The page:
“I’ve got to what?” I think quietly to myself.
A stark reality hits me. I’ve got to prove that I’m an effective writer to my possible future employer.
“If we are going to hire a writing teacher, we want to make sure she can write,” stated the principal in a matter of fact matter.
I smile and state, “Yes, absolutely.”
I sit and read the prompt, which is a vague sort of question about my views on education. I begin to panic a bit. “How can I be creative with this and still get my point across.”
Then, I glance at my writing portfolio.
“Aha! Poetry is the key. Langston Hughes will save me!”
Tonight, a few years later, this moment popped back in my mind, and I know why. The essay I wrote that day compared the teacher’s journey to the poem, “Hold Fast to Dreams”…..
Hold Fast to Dreams (The dream to teach and make a difference in the lives of children that she serves.)
For if dreams die, Life is a broken winged bird that cannot fly. (In time, a teacher can become discouraged, and although still trying to fly she hobbles around hoping…hoping..for change and a chance to fly again.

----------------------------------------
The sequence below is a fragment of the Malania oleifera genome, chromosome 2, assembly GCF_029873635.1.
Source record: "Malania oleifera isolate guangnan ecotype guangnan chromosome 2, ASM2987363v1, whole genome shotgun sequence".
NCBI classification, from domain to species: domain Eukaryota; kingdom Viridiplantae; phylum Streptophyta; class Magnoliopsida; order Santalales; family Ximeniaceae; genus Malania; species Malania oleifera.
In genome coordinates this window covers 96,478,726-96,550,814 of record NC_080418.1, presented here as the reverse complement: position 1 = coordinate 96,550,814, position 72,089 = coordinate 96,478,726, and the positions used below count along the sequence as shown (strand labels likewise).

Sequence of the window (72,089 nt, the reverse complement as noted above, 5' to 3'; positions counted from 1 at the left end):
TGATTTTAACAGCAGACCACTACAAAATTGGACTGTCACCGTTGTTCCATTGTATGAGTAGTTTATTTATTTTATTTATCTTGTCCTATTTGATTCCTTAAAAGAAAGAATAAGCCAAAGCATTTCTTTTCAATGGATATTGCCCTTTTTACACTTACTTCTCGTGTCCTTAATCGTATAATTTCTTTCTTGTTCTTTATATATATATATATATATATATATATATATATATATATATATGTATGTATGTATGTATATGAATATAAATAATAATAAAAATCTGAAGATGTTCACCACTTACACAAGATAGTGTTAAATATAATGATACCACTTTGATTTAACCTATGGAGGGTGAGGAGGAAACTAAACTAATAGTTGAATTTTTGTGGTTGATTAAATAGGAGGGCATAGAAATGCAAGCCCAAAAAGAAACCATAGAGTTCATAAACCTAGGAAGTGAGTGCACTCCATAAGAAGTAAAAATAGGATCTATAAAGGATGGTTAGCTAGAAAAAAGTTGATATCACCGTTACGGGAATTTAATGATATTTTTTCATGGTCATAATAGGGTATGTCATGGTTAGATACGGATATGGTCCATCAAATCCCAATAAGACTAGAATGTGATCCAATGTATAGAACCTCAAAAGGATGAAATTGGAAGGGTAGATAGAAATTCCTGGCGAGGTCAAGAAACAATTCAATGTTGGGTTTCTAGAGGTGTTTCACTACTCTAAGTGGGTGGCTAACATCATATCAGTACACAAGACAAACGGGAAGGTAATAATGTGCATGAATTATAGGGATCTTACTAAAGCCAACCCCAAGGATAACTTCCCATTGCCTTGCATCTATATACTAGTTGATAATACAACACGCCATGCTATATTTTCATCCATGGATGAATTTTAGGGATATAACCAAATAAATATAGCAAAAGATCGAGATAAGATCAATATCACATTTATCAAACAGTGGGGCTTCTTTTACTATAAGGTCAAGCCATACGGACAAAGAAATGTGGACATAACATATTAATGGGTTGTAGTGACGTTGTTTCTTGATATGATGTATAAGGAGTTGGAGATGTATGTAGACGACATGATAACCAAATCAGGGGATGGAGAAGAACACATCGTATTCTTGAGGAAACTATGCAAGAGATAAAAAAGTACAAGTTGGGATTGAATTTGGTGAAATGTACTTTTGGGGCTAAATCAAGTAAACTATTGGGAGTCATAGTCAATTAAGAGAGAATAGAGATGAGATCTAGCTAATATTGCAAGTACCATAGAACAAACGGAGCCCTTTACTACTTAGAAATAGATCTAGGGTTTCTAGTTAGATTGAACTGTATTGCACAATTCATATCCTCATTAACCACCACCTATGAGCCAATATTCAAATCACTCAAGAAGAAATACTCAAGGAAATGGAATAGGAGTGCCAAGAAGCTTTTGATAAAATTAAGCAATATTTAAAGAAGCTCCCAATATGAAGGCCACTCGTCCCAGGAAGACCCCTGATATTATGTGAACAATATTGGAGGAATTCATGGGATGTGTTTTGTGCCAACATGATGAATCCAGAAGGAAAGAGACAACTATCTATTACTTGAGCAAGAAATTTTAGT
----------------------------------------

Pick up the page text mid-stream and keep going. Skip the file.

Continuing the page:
Hold Fast to Dreams (The dream to become the teacher, leader, and mentor she envisioned from her first days in the classroom).
For when dreams go, Life is a barren field. Frozen with snow. (In sorrow, in stress, in government mandates and pressures, the teacher steadily falls into a deeper decline until she loses all passion and just shows up to work, hoping to hold on for just one…more…year until her blessed retirement.)
I’m paraphrasing my original message here, and when I wrote the words above I had only spent a few months in a classroom myself as a student teacher.
However, I knew this to be true because I grew up with teachers. I sat after-school for years with my mother. I heard endless stories from my extended family many of whom are educators on the woes of education. Also, the good, but a strong dose of the bad.
All I can think tonight is, despite of the negative media and hype, the problems have always been here.
What’s the solution?
As educators, young, old and in between; we all have a choice.
We can decide to teach with all our might, do what’s best for kids, and just have fun….or we can be miserable, cranky, and choose to drag others down with us.
Again…there’s nothing new under the sun.
Therefore, I urge other vigilant educators to choose to live the dream; the dream of educating with bright enthusiasm and joy for each and every child that enters through our doors.
In the end, what have we got to lose?